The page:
Happy 500th Anniversary!
…of the day the church became the church again.
Church is not an institution, but a people, centered on a Person, the Lord Jesus Christ (1 Pt. 2:4-5). When Martin Luther nailed the 95 theses to the door in Wittenburg 500 years ago today, the so-called church was by-and-large an apostate institution—they’d abandoned the Gospel, both doctrinally and morally.
Historians summarize the rallying cry of the Protestant Reformation with “the Five Solas”. Below, I’ll define each of the five Latin expressions, give the historical context, and finally, the Scriptural source.
Sola Scriptura – The Scripture Alone
“Who’s the boss?” This was the central question of the church in Luther’s day. Is it the Pope? The council who elects the pope? Is it church tradition? Or is it the Scripture? In an emotionally intense exchange before his opponents, just before his excommunication, Luther reportedly stated, “Unless I am convinced by Scripture and plain reason — I do not accept the authority of the popes and councils, for they have contradicted each other — my conscience is captive to the word of God. I cannot and I will not recant anything, for to go against conscience is neither right nor safe. God help me. Amen.”
But is “Sola Scriptura” taught by the Scripture itself? In Gal. 1:8, the Apostle says, “But even if we or an angel from heaven should preach to you a gospel contrary to the one you received, let him be accursed.” If an Angel or an Apostle contradicts the Gospel, he is accursed, not authoritative. Certainly the same could be said of a Pope or a Pastor, a Council or a Congregation.
Sola Gratia – By Grace Alone AND Sola Fide – Through Faith Alone
Before receiving God’s grace through faith, Martin Luther was a miserable monk. He tortured his body with fasting, refusing to sleep in order to pray—even flagellating himself to enter more deeply into Christ’s sufferings. Later he said that “if anyone could have earned heaven by the life of a monk, it was I.” Luther’s behavior was not unusual. The official doctrine of the Catholic Church was that salvation was not by grace alone through faith alone, but by keeping the sacraments and living righteously.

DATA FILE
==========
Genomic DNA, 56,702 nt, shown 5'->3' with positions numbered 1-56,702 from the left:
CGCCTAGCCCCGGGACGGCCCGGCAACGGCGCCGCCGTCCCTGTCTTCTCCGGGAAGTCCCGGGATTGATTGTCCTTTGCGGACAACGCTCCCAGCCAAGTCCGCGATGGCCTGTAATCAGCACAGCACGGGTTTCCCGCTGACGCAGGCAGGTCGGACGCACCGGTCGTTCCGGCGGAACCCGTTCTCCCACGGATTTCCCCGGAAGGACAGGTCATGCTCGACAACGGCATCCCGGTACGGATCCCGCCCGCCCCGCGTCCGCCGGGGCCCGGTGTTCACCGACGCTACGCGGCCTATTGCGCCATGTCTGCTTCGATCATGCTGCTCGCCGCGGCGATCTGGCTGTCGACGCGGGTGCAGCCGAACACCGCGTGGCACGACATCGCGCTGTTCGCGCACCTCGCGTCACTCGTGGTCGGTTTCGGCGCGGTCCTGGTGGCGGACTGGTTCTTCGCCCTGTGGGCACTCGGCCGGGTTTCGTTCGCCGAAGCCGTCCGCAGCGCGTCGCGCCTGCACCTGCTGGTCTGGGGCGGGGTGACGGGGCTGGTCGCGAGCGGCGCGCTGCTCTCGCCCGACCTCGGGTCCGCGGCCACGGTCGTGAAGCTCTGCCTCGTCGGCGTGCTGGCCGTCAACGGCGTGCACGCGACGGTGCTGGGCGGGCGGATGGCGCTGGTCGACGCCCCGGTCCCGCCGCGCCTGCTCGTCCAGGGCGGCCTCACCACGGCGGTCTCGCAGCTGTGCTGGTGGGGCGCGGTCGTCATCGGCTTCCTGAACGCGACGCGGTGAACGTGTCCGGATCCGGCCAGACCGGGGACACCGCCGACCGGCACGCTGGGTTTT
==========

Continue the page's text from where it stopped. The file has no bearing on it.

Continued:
Both Sola Gratia and Sola Fide are taught explicitly in the Scripture, over and over again. Ephesians 2:8-9 says, “For it is by grace you have been saved, through faith, and this not of yourselves. It is the gift of God, not by works, so that no one many boast.” Grace means God’s undeserved favor and Faith means confidence in God. These two go hand-in-hand, because our confidence (faith) is in God’s undeserved favor (grace)—not in our own goodness. Confidence in our own goodness is pride.
Solus Christus – In Christ Alone
Luther’s contemporary and adversary, Johann Tetzel, is sometimes given credit for the first marketing jingle: “As soon as the coin in the coffer rings / the soul from purgatory springs.” Tetzel was a German Dominican Friar, earning big bucks for selling “indulgences”—that is, pardon for sins.
Luther’s 28th thesis states that power to pardon lies in “the hands of God alone”. Those hands were crucified on Calvary for the forgiveness of sins. If we could be saved by any other means than Christ crucified, then Jesus would have never died on the cross (Mt. 26:36-46). Salvation is found in no other name (Acts 4:12) because He is the only Mediator between God and Man (1 Tm. 2:6). No amount of "indulgences" could ever pay the price for sin, because Jesus' blood alone has paid our ransom (Mk. 10:45).
Soli Deo Gloria – To the Glory of God Alone
Luther’s 86th thesis states, “Why does not the pope, whose wealth today is greater than the wealth of the richest Crassus, build this one basilica of St. Peter with his own money, instead of the money of poor believers [through the sale of indulgences]?” Luther felt that the Pope and many of the Catholic clergy lived to pursue their own political and financial glory at the expense of the physically and spiritually impoverished.
The message of Christianity is that God alone deserves the glory because God achieved our salvation for us—“so that no one may boast” (Eph. 2:9). Through the Cross, God humbles the proud by coming to them in a way they’d never expect (1 Cor. 1:27-29). Through the Cross, God also exalts the humble who receive God’s gift of salvation freely (1 Cor. 1:21-24). If I achieved my own salvation, then I would deserve the glory. God achieved my salvation in spite of me, not because of me—to the glory of God alone!
A healthy body is not one that never gets sick; it’s one that heals itself properly when sickness comes.
The church is the body of Christ, and sometimes it gets sick. Catholics and Protestants agree that the church was exceedingly sick in Luther’s day, that it’s better now, and that we all have much progress to make until Jesus’ final prayer for unity is answered (Jn. 17).
Whether we’ll ever agree on Mary or Purgatory or transubstantiation, I don’t know. But I do know that someday Jesus’ prayer will be answered.
The 500-year-old feud will become fellowship. Catholics and Protestants will truly be a people centered on a Person, the Lord Jesus Christ—Soli Deo Gloria!
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 “Self-flagellation” was an unfortunate practice during the Middle Ages by which persons struck themselves repeatedly with whips to mimic the passion of the Christ.
 Sometimes, Popes would offer additional strange and unfortunate means for earning forgiveness. Pope Urban II promised would-be Crusaders, “All who die by the way, whether by land or sea, or in battle against the pagans, shall be granted immediate forgiveness of sins. This I grant to all who will march, by virtue of the great gift which God has given me.”